The anthropomorphization of AI, or of robots, is a divisive topic. On the one hand, it helps make these technologies more approachable to us humans. On the other hand, anthropomorphization is a fallacy which exploits the way we’ve evolved as a species to relate to a category of “things” (other living creatures) that a piece of software, not being a living creature, does not belong to. That’s another way of saying it hijacks the regular way you’d assess a non-living thing and takes a more social path instead. A misbehaving robot can go in the trash, but a misbehaving puppy cannot.
Professor Heiselberg noted four ways that user would humanize their synthetic news reader:
- Giving them physical attributes.
- Associating them to real humans/famous humans.
- Projecting that the voice suggested it belonged to someone with certain stereotypical characteristics.
- Giving the voices a human backstory.
I’d like for a second to point at some of the text-to-voice AIs many of us have encountered — Alexa, Siri. These both have human-sounding names, which is probably not by luck. Furthermore, they have female names, also probably seen to be more friendly, collaborative, and benign — qualities that we loan to women — even if these assistants also have alternate male voices available.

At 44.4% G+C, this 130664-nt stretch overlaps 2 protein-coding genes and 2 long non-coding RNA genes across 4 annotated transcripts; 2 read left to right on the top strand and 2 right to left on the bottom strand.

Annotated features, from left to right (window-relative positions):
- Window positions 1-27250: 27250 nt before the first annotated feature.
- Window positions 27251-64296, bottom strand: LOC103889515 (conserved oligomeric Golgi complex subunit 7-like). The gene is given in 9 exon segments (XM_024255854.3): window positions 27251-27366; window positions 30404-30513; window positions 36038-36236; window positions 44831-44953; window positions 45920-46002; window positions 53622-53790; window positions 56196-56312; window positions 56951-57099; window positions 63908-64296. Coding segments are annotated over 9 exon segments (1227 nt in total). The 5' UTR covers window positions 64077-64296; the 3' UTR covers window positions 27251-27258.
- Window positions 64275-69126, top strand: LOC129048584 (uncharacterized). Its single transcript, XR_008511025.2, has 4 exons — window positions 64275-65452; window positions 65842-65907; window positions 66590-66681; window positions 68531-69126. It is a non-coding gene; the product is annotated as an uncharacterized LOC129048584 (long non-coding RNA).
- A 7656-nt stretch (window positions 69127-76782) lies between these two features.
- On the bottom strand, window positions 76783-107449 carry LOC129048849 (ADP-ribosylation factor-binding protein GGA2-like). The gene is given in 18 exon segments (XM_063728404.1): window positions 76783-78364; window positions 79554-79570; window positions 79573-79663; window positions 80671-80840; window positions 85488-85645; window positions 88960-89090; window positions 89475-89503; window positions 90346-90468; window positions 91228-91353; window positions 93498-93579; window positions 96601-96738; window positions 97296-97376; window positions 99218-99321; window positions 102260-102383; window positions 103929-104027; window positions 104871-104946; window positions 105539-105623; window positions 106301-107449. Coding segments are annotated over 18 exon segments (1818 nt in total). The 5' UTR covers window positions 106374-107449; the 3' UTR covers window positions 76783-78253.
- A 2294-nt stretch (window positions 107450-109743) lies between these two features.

And some of these synthetically voiced assistants very much lean into the notion of being friendly and having emotions. I burn with the fury of a thousand suns when Alexa tells me, “I hope you’re having a great day,” a disingenuous attempt at trying to trigger in me some reciprocal empathy for a hunk of plastic and a computer processor. Now, to be fair, you apparently don’t even need to have a voice to get this outcome: The Internet tells me that there’s a whole trend of people who think that their Roomba robot vacuum cleaners have personalities because, apparently, they are programmed to mimic having one.